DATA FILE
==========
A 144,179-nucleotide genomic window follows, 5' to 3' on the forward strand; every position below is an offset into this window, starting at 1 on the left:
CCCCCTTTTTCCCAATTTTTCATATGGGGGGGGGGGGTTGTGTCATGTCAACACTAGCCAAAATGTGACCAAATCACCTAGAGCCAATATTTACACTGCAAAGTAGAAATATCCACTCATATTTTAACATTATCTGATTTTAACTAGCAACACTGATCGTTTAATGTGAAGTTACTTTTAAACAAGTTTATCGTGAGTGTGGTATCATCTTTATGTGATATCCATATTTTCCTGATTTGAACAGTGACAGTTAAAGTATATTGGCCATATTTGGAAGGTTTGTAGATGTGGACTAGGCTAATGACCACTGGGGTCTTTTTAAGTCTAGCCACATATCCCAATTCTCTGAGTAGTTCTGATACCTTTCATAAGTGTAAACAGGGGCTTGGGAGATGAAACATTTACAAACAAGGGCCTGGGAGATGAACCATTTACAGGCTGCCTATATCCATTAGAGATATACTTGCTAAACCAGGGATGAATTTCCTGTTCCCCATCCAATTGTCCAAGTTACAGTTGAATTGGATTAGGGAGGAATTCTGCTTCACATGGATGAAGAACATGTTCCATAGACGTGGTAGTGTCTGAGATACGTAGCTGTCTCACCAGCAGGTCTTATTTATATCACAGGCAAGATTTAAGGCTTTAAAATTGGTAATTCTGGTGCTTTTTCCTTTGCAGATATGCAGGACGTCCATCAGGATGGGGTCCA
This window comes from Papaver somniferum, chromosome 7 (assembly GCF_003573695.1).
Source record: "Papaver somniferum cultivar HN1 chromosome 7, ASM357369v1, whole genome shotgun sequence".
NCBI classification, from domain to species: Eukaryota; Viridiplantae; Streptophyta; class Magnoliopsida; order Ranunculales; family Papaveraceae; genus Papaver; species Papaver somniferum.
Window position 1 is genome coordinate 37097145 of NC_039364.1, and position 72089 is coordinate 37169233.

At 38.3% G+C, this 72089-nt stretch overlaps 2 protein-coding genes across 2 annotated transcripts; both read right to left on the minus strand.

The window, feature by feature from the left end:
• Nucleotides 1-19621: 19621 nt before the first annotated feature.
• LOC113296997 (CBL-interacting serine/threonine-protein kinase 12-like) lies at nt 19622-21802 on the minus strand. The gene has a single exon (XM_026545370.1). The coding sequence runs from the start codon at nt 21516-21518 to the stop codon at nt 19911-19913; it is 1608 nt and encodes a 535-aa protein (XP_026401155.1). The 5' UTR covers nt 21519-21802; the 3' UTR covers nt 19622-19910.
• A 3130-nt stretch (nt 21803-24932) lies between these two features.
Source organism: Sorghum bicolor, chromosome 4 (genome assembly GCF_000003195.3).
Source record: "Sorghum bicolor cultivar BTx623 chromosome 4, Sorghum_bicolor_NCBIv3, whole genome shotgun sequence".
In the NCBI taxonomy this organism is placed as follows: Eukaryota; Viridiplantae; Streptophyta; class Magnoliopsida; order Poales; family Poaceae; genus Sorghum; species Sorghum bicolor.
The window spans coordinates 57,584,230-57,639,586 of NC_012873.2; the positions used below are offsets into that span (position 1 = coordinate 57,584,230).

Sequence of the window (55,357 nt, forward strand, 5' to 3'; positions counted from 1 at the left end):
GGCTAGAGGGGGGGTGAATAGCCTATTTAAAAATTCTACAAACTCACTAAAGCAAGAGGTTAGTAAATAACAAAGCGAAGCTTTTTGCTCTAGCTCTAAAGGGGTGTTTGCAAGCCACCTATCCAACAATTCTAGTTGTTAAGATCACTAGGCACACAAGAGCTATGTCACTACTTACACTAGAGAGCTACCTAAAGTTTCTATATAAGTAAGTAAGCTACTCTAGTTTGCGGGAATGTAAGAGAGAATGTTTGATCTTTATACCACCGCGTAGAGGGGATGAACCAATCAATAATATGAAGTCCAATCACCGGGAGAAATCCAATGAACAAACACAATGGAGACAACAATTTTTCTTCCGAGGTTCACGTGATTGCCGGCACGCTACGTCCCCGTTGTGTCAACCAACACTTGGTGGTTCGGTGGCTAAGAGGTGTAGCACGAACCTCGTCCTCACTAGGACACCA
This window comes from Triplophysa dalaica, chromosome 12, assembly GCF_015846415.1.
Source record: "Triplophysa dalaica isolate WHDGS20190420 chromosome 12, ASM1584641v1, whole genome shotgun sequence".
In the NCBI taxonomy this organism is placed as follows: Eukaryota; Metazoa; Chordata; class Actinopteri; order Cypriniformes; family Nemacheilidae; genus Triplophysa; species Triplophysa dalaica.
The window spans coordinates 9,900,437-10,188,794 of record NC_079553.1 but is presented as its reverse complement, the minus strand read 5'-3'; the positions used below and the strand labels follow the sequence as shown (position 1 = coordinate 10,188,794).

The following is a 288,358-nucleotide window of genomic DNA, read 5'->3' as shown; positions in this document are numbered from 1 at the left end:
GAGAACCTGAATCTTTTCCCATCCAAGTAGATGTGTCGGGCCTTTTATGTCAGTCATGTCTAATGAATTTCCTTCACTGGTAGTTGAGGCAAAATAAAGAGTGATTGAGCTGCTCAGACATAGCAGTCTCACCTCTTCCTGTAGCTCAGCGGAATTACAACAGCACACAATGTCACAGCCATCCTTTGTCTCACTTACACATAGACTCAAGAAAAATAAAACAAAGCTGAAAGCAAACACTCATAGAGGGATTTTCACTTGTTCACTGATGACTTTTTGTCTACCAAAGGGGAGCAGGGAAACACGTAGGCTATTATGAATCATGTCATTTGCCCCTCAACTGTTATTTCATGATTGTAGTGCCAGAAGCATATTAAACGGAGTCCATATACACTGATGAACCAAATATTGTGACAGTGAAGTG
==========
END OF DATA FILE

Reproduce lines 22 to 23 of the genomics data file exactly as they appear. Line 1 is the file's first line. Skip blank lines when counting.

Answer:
The following is a 288,358-nucleotide window of genomic DNA, read 5'->3' as shown; positions in this document are numbered from 1 at the left end:
GAGAACCTGAATCTTTTCCCATCCAAGTAGATGTGTCGGGCCTTTTATGTCAGTCATGTCTAATGAATTTCCTTCACTGGTAGTTGAGGCAAAATAAAGAGTGATTGAGCTGCTCAGACATAGCAGTCTCACCTCTTCCTGTAGCTCAGCGGAATTACAACAGCACACAATGTCACAGCCATCCTTTGTCTCACTTACACATAGACTCAAGAAAAATAAAACAAAGCTGAAAGCAAACACTCATAGAGGGATTTTCACTTGTTCACTGATGACTTTTTGTCTACCAAAGGGGAGCAGGGAAACACGTAGGCTATTATGAATCATGTCATTTGCCCCTCAACTGTTATTTCATGATTGTAGTGCCAGAAGCATATTAAACGGAGTCCATATACACTGATGAACCAAATATTGTGACAGTGAAGTG